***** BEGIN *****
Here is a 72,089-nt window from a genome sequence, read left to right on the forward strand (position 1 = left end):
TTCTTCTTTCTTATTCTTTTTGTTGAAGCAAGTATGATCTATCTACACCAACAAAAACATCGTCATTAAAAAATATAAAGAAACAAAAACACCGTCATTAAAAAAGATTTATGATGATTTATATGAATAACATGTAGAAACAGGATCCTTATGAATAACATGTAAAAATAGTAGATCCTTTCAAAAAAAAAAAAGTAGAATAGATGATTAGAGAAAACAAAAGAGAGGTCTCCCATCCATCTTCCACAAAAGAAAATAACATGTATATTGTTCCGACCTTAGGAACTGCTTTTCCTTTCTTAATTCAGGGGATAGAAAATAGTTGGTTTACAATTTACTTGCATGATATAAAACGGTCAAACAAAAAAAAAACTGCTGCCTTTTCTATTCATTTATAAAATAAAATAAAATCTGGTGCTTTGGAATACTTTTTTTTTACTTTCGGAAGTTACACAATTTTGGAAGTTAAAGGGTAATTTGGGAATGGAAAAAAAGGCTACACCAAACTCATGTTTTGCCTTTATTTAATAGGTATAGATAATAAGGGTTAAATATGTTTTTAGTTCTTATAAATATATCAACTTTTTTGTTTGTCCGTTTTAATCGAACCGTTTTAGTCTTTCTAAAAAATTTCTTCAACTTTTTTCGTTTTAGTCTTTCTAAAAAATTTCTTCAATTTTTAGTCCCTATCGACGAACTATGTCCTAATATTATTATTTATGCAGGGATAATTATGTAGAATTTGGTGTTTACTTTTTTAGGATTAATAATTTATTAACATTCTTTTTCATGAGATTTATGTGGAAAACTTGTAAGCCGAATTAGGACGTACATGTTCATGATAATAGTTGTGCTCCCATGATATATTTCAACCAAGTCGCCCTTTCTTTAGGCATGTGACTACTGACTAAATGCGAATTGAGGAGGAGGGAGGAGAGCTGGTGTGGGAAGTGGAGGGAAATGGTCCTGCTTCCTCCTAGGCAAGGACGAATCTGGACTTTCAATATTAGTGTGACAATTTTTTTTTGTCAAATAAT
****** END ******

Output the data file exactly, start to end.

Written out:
Here is a 72,089-nt window from a genome sequence, read left to right on the forward strand (position 1 = left end):
TTCTTCTTTCTTATTCTTTTTGTTGAAGCAAGTATGATCTATCTACACCAACAAAAACATCGTCATTAAAAAATATAAAGAAACAAAAACACCGTCATTAAAAAAGATTTATGATGATTTATATGAATAACATGTAGAAACAGGATCCTTATGAATAACATGTAAAAATAGTAGATCCTTTCAAAAAAAAAAAAGTAGAATAGATGATTAGAGAAAACAAAAGAGAGGTCTCCCATCCATCTTCCACAAAAGAAAATAACATGTATATTGTTCCGACCTTAGGAACTGCTTTTCCTTTCTTAATTCAGGGGATAGAAAATAGTTGGTTTACAATTTACTTGCATGATATAAAACGGTCAAACAAAAAAAAAACTGCTGCCTTTTCTATTCATTTATAAAATAAAATAAAATCTGGTGCTTTGGAATACTTTTTTTTTACTTTCGGAAGTTACACAATTTTGGAAGTTAAAGGGTAATTTGGGAATGGAAAAAAAGGCTACACCAAACTCATGTTTTGCCTTTATTTAATAGGTATAGATAATAAGGGTTAAATATGTTTTTAGTTCTTATAAATATATCAACTTTTTTGTTTGTCCGTTTTAATCGAACCGTTTTAGTCTTTCTAAAAAATTTCTTCAACTTTTTTCGTTTTAGTCTTTCTAAAAAATTTCTTCAATTTTTAGTCCCTATCGACGAACTATGTCCTAATATTATTATTTATGCAGGGATAATTATGTAGAATTTGGTGTTTACTTTTTTAGGATTAATAATTTATTAACATTCTTTTTCATGAGATTTATGTGGAAAACTTGTAAGCCGAATTAGGACGTACATGTTCATGATAATAGTTGTGCTCCCATGATATATTTCAACCAAGTCGCCCTTTCTTTAGGCATGTGACTACTGACTAAATGCGAATTGAGGAGGAGGGAGGAGAGCTGGTGTGGGAAGTGGAGGGAAATGGTCCTGCTTCCTCCTAGGCAAGGACGAATCTGGACTTTCAATATTAGTGTGACAATTTTTTTTTGTCAAATAAT